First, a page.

Prospective insureds under professional indemnity policies
are often asked about "known circumstances" when
applying for cover - but what is a "known
circumstance"? This can be a crucial question when
insurers attempt to rely upon exclusion clauses. The High Court
today gave important guidance - and found in favour of the
insurer - in its decision in CGU Insurance Limited v Porthouse
 HCA 30 (30 July 2008).
The unhappy client and the barrister with professional
Mr Porthouse was a barrister who was sued for negligence. He
had not ascertained the effect of legislative amendments upon a
client's claim; the client won at trial, but the other
Between the success at trial and the appeal which found
against his client, Mr Porthouse filled in a proposal form with
CGU for professional indemnity cover.
Question 4 on the proposal form asked: "Are you aware
of any circumstances, which could result in any Claim or
Disciplinary Proceedings being made against you?", to
which he answered "No". The form also pointed out his
duty of disclosure under section 21 of the Insurance Contracts
Act. CGU issued a claims made policy.
At the time of filling in the proposal form, Mr Porthouse
knew that the other side had an arguable appeal point based on
the legislative amendments. He did not know the result of the
appeal. He did not think that his client might sue him for
negligence. When his client did precisely that, he turned to
his insurer, who pointed to the exclusion clause.
The exclusion clause, the reasonable person, and the
The claims made policy under which Mr Porthouse was insured
did not cover "known claims" or claims arising from
"known circumstances", defined as:
"Any fact, situation or circumstance which:
(a) an Insured knew before this Policy began; or
(b) a reasonable person in the Insured's
professional position would have thought before this Policy
might result in someone making an allegation against an
Insured in respect of a liability, that might be covered by
The relevant part is (b), since Mr Porthouse didn't
have the actual knowledge of a claim by his client, as his
client hadn't actually sued him yet. Did Mr Porthouse
have knowledge in this sense?
To answer that question, the High Court pulled apart the
"Any fact, situation or
circumstance": this is a reference to objective
matters, not to a state of mind or belief.
"A reasonable person in the Insured's
professional position": this is an objective
test, and means a hypothetical reasonable person with the
insured's experience and knowledge, and the
reasonable person's capacity to draw a conclusion
(whether it is plain and obvious or not) as to the
possibility of someone making an allegation against the
"Would have thought... might result in someone
making an allegation": this asks whether the
hypothetical person would have concluded that there was a
real (not a fanciful or remote) possibility (not a certainty)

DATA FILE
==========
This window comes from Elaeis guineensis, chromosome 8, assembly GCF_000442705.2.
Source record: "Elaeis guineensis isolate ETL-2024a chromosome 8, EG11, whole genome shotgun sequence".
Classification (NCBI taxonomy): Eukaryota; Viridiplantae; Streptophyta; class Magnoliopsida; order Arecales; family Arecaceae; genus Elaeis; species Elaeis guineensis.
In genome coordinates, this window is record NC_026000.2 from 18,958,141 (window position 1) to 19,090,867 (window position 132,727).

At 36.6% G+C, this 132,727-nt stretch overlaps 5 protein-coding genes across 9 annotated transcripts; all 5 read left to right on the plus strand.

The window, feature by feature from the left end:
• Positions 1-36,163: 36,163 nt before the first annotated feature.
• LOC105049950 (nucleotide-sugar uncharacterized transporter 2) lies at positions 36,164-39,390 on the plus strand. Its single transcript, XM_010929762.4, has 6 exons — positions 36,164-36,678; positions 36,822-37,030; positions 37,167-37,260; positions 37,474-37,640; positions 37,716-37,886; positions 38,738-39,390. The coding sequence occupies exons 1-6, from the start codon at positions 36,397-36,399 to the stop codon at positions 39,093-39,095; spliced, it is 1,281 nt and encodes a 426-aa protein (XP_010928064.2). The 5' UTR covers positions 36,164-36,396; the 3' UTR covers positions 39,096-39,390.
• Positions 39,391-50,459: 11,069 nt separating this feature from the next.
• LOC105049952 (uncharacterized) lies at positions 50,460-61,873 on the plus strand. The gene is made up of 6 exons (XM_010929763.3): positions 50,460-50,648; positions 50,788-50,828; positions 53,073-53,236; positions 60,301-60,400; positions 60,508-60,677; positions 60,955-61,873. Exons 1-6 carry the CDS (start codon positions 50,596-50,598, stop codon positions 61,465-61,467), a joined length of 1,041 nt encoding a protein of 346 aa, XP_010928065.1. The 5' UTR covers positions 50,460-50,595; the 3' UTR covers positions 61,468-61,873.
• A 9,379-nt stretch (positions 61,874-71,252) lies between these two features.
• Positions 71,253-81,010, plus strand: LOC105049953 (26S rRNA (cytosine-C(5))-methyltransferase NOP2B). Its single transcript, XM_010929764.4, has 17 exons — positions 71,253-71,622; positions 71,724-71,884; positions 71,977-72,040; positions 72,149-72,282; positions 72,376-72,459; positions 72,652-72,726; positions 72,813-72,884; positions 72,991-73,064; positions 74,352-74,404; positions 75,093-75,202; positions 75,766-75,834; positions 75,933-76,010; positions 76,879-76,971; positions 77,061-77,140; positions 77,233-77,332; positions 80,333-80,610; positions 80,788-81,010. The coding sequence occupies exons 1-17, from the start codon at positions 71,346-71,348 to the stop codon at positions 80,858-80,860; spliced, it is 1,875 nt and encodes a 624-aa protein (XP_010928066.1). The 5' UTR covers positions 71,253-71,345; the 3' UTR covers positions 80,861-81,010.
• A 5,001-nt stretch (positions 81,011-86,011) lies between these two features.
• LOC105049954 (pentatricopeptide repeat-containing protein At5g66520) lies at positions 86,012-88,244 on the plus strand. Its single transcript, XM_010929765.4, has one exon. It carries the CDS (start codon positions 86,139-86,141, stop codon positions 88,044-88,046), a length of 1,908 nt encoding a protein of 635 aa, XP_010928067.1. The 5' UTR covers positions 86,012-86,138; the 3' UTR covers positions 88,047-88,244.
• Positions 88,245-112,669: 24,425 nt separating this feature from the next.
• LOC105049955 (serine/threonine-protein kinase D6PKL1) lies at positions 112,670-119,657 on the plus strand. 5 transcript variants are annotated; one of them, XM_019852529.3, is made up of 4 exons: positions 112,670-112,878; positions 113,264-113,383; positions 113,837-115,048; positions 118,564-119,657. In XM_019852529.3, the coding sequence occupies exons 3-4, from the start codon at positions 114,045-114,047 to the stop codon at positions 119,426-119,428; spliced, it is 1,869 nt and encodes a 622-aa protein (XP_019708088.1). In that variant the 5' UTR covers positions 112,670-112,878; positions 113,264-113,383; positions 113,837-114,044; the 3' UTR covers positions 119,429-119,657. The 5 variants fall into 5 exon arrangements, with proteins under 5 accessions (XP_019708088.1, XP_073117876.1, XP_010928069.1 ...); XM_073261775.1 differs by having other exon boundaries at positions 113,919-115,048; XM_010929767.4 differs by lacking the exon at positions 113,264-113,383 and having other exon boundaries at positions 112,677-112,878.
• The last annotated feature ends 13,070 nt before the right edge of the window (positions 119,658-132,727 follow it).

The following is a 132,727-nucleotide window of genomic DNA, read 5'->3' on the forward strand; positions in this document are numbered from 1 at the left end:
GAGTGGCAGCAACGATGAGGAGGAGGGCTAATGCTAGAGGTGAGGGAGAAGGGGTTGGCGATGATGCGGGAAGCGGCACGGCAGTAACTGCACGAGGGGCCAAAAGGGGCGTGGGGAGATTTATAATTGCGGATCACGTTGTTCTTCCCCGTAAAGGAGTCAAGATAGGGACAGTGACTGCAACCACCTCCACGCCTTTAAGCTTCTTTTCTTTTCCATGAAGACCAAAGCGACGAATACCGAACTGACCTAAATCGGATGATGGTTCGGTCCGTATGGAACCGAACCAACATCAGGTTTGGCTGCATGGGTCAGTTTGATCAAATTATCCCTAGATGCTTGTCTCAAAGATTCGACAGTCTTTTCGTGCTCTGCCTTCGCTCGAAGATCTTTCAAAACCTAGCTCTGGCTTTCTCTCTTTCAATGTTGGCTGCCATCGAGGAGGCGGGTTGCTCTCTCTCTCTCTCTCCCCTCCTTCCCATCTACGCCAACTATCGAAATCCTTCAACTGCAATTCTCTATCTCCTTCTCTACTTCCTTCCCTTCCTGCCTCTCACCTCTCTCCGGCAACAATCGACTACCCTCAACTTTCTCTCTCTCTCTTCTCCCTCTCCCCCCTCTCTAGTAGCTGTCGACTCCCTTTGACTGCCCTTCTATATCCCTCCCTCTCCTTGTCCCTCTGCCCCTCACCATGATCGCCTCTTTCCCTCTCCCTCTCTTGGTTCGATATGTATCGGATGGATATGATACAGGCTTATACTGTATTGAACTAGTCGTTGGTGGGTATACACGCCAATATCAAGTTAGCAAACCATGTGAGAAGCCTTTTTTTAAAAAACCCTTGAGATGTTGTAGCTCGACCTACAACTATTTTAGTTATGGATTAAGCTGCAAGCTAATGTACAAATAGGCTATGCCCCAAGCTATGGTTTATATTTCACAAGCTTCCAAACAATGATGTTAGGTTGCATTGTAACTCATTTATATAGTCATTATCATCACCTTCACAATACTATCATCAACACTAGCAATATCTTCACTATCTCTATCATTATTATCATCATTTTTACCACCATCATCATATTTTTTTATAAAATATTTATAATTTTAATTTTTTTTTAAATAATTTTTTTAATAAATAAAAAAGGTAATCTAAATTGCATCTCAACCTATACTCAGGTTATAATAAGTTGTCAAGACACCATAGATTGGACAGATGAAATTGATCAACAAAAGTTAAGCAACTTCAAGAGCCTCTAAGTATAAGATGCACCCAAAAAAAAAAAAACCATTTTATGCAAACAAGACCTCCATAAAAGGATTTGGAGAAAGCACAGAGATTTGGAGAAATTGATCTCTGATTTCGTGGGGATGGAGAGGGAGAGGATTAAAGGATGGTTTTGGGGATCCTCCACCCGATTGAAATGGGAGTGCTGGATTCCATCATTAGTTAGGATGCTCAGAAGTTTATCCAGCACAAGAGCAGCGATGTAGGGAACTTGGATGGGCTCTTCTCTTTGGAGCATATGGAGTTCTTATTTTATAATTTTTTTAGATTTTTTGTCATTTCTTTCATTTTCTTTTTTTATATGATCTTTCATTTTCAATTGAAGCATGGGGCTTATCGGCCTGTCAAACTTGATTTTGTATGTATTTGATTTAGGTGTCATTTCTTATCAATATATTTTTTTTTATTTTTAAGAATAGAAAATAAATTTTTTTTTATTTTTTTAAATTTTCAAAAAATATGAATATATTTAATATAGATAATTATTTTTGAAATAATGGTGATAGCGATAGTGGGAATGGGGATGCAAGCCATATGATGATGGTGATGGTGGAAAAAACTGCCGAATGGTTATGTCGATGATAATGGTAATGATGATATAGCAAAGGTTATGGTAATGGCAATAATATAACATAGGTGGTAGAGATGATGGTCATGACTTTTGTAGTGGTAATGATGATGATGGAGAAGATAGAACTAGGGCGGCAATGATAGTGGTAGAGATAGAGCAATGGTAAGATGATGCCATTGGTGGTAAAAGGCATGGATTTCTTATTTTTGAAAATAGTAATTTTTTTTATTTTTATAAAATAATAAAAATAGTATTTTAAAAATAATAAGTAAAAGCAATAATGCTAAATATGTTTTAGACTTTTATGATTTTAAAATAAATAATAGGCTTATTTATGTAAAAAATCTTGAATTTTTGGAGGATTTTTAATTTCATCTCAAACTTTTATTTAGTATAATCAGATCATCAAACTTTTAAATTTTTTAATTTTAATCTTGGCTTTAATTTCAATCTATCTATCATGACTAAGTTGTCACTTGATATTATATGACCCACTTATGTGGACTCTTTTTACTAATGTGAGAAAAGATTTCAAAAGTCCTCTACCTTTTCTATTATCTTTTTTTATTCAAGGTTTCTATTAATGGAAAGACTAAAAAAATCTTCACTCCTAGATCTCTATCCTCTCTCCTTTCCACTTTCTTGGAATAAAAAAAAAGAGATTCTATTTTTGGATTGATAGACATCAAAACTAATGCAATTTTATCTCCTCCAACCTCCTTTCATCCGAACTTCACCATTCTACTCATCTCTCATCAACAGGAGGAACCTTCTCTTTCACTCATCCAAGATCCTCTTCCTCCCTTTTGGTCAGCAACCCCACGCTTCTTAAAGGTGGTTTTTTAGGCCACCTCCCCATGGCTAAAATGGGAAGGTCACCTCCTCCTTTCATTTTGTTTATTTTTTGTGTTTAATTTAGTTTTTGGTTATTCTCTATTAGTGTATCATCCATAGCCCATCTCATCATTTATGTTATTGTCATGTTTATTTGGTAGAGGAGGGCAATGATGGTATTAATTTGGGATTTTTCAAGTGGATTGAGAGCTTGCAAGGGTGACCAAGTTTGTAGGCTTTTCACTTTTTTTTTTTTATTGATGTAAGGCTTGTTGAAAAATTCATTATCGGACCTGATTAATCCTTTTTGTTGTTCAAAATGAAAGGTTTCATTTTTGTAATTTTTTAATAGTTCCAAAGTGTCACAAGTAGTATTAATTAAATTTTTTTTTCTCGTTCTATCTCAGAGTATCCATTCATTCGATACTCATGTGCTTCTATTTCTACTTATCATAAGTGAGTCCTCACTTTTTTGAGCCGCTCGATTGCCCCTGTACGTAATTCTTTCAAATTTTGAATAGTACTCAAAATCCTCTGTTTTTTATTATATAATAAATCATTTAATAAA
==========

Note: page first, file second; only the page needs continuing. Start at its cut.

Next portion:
of an allegation being made.
"Before this Policy began": this
question is not limited to the period immediately before the
Policy, but any time before it began.
So putting this all together, Mr Porthouse's
subjective belief as to whether he was about to be sued is only
relevant as evidence of what a reasonable person in the
insured's professional position "would have
thought" - and that can be rebutted by other evidence of
what the reasonable barrister would think.
For insurers, this decision is an important one. As the High
Court noted, this sort of exclusion clause mirrors the test of
disclosure in section 21 of the Insurance Contracts Act, and is
intended to protect the insurer from claims where disclosure is
inadequate because the insured is unreasonable, idiosyncratic
or obtuse. Of course, every exclusion clause turns on its
wording, so it's advisable to review your policies and
proposals in the light of this decision to ensure that you are
asking the right question.
For insureds, this decision is an important reminder about
their duty of disclosure, both under the Act and under the
policy. It's crucial that they think outside the square
when answering questions on proposals. As the High Court
pointed out, the question is not whether you think you will be
successfully sued, or whether any allegation is reasonable -
it's what a reasonable person in your professional
position would conclude. Failure to answer this question
properly could be an expensive error.
The content of this article is intended to provide a
general guide to the subject matter. Specialist advice should
be sought about your specific circumstances.
To print this article, all you need is to be registered on Mondaq.com.
Click to Login as an existing user or Register so you can print this article.
The failure of a party to call a witness does not necessarily give rise to an adverse inference being drawn in accordance with Jones v Dunkel (1959) 101 CLR 298. An unfavourable inference is drawn only if evidence otherwise provides a basis on which that unfavourable inference can be drawn.
Some comments from our readers… “The articles are extremely timely and highly applicable” “I often find critical information not available elsewhere” “As in-house counsel, Mondaq’s service is of great value”
Register for Access and our Free Biweekly Alert for
This service is completely free. Access 250,000 archived articles from 100+ countries and get a personalised email twice a week covering developments (and yes, our lawyers like to think you’ve read our Disclaimer).